Problem Solver Extraordinaire: Laura Manning’s Decade of Transformative Impact at Cint

In the dynamic world of media and ad tech, where innovation meets necessity, Laura Manning, SVP of Measurement at Cint, stands out as a luminary who recognizes the challenges in her industry and seizes them as opportunities for growth and improvement. 

Over the last decade, Laura has carved a path of significant impact at Cint, becoming the Senior Vice President of Measurement. Alongside her role, Laura is also a 2024 Top Woman in Media and Ad Tech honoree in the Programmatic Storyteller’s category. This accolade speaks volumes about her dedication and prowess in the field.

During a stint at Lucid, Manning truly began to mold her career trajectory, transitioning from operations to spearheading the media measurement business, and eventually assuming pivotal roles that fostered significant partnerships and technological advancements in measurement. Her unique approach blends profound technical expertise with a strategic mindset, enabling her to innovate and lead with foresight and precision.

We spoke with Laura about her inspiring career journey, day-to-day responsibilities as SVP of Measurement at Cint, and her philosophy about leadership, mentorship, and problem-solving. Guided by her unwavering commitment to excellence and innovation, Laura imparts insights on overcoming challenges, the significance of storytelling in data, and advice for women aspiring to forge their own paths in leadership. 

Yakira Young: What inspired you to pursue a media and ad tech career, and how did your initial experience at Lucid shape your professional path?

Laura Manning: My first job post-college was at a small digital marketing agency. Our focus was primarily on conversion, such as phone calls and form fill-outs. This entailed lower funnel media for local businesses like the zoo or a local dentist. Subsequently, I transitioned to Lucid, where I was immersed in a completely different sphere, one that was more centered on market research. I was part of the operations team. 

After about two years, we started building up the media measurement business. I moved over to be the first dedicated ops person for measurement, specifically mainly working with ad agency customers. I had a background in media, so I already knew what was happening in that space. I then built the measurement team from the ground up, which has been fun.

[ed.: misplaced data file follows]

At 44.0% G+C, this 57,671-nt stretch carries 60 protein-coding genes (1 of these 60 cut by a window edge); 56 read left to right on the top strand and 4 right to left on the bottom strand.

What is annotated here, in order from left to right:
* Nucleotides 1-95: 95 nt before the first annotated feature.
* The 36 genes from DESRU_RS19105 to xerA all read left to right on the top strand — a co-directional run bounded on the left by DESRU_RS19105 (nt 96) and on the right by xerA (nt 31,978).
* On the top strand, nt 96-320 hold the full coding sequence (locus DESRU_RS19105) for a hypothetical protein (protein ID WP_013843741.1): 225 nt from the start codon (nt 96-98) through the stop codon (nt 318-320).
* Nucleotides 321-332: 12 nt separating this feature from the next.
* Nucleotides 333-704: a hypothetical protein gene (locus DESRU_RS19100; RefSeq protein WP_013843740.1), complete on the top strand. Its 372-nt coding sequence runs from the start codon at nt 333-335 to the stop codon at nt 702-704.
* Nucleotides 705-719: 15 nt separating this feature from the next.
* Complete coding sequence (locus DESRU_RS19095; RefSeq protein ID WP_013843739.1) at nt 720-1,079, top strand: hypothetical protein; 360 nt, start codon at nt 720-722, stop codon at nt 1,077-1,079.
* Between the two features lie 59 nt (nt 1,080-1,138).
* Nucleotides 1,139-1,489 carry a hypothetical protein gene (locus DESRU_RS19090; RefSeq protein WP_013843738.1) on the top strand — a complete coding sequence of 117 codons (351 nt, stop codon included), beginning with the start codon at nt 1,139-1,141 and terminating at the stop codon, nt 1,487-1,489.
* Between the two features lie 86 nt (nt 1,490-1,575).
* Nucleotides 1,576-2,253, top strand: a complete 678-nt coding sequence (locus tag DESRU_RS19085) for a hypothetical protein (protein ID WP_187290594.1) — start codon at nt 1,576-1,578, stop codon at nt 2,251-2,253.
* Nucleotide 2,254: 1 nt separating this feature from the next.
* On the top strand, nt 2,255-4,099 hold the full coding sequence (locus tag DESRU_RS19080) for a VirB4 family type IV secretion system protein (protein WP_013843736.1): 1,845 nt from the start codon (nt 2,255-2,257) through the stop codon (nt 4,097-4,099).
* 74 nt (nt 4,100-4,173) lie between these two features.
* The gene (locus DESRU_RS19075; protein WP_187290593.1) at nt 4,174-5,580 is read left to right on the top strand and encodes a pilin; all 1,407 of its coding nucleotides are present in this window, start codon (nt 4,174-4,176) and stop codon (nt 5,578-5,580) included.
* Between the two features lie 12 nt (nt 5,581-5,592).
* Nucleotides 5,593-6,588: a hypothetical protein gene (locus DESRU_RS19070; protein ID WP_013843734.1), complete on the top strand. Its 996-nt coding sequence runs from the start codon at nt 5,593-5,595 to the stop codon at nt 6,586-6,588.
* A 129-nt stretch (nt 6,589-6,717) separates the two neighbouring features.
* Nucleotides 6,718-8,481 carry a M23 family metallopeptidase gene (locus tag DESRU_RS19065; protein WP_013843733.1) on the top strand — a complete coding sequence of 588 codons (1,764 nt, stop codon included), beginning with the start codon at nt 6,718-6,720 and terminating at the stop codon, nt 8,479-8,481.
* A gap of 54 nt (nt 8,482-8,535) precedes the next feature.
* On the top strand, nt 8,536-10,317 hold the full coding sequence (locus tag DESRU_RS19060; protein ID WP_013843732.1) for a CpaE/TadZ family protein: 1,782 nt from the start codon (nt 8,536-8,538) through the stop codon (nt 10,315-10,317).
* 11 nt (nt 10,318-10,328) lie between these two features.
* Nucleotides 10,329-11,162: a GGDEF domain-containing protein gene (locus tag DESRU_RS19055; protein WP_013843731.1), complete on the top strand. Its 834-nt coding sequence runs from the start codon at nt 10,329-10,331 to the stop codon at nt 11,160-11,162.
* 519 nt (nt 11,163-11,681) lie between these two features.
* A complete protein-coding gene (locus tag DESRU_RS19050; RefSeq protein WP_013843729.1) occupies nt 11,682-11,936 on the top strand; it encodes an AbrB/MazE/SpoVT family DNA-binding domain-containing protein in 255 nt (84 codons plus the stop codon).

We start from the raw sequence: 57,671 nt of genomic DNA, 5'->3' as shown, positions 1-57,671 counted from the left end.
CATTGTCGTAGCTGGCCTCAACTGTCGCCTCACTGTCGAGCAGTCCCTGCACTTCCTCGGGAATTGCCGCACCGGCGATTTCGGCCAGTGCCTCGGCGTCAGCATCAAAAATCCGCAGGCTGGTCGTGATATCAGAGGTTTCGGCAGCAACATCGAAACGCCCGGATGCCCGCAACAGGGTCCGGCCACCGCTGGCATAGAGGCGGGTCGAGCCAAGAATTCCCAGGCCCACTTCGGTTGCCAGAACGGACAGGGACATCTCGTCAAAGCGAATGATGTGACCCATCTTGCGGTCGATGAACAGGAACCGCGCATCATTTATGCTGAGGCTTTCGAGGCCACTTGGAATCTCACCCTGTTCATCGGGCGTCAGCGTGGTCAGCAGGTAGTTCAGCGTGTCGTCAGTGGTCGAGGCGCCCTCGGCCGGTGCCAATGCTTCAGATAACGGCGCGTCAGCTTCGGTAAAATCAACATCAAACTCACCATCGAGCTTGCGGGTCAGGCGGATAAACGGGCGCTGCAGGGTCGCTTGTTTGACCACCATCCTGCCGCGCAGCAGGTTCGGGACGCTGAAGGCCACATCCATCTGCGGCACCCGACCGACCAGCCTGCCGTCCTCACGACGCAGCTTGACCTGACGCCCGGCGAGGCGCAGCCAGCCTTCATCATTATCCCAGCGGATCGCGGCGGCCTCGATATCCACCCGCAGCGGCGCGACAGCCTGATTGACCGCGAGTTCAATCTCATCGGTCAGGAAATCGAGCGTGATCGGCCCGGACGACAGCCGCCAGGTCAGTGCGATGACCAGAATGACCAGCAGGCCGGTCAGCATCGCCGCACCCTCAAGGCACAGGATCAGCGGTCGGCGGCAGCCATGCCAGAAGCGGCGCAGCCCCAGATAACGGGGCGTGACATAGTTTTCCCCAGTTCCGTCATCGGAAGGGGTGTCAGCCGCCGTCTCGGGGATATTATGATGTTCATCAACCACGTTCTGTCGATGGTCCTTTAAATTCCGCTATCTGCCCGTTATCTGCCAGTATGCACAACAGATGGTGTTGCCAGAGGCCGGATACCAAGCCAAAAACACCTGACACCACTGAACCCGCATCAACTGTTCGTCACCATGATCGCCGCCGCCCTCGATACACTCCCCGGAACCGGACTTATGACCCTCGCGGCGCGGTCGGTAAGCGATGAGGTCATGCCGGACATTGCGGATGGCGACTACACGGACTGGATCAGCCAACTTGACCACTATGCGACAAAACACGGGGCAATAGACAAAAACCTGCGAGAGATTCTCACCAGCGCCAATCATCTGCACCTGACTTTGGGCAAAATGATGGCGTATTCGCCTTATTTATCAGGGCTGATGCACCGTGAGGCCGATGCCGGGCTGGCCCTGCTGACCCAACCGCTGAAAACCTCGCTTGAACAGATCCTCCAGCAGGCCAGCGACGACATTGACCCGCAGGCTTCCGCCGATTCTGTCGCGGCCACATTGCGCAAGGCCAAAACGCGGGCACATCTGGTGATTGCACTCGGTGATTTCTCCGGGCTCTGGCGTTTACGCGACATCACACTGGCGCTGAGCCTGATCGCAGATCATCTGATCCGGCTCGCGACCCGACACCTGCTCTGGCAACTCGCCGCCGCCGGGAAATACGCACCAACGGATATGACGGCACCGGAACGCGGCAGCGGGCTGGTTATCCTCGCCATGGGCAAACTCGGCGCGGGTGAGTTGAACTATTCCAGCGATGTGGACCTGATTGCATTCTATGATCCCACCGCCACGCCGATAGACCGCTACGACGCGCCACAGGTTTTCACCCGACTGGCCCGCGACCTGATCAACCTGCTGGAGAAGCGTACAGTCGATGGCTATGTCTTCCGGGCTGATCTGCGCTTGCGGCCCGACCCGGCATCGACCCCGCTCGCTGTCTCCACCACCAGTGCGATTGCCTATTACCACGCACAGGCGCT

YY: What were some key milestones in your career that helped you transition from Lucid to where you are now as SVP of Measurement?

LM: While still in operations, I built a really strong foundation for how our products work and how to make things happen. In 2017, my colleague Kevin Evers encouraged me to move to sales. He gave me a lot of leeway and green space to carve out my niche. 

In 2020, we made an investment case with the board that involved investing in the product suite and the concept of measurement. Part of that investment case provided a new layer to my role: seeking out partnerships. That’s where we got deep into the ad tech space. Our partnerships with folks like The Trade Desk resulted from that idea in the investment case presentation. 

From there, we continued to build. We started hiring, and shortly after the Cint acquisition, my boss became the Head of Global Measurement. This opened up the opportunity for me to run the Americas. Overall, I was presented with many opportunities to try new things and experiment, ultimately leading to my career success. 

YY: AS SVP of Measurement, what does a typical day look like for you? How do you manage your responsibilities across different regions?

LM: My day-to-day life, when I’m at home in the US is very standard. When I’m on the road, things can be very different. Most of my days are spent doing things like one-on-ones internally and team meetings.

I prioritize meeting with customers and hearing from them directly. As you become more senior in an organization, it’s very easy to focus only on internal priorities, fire drills, and financial reporting.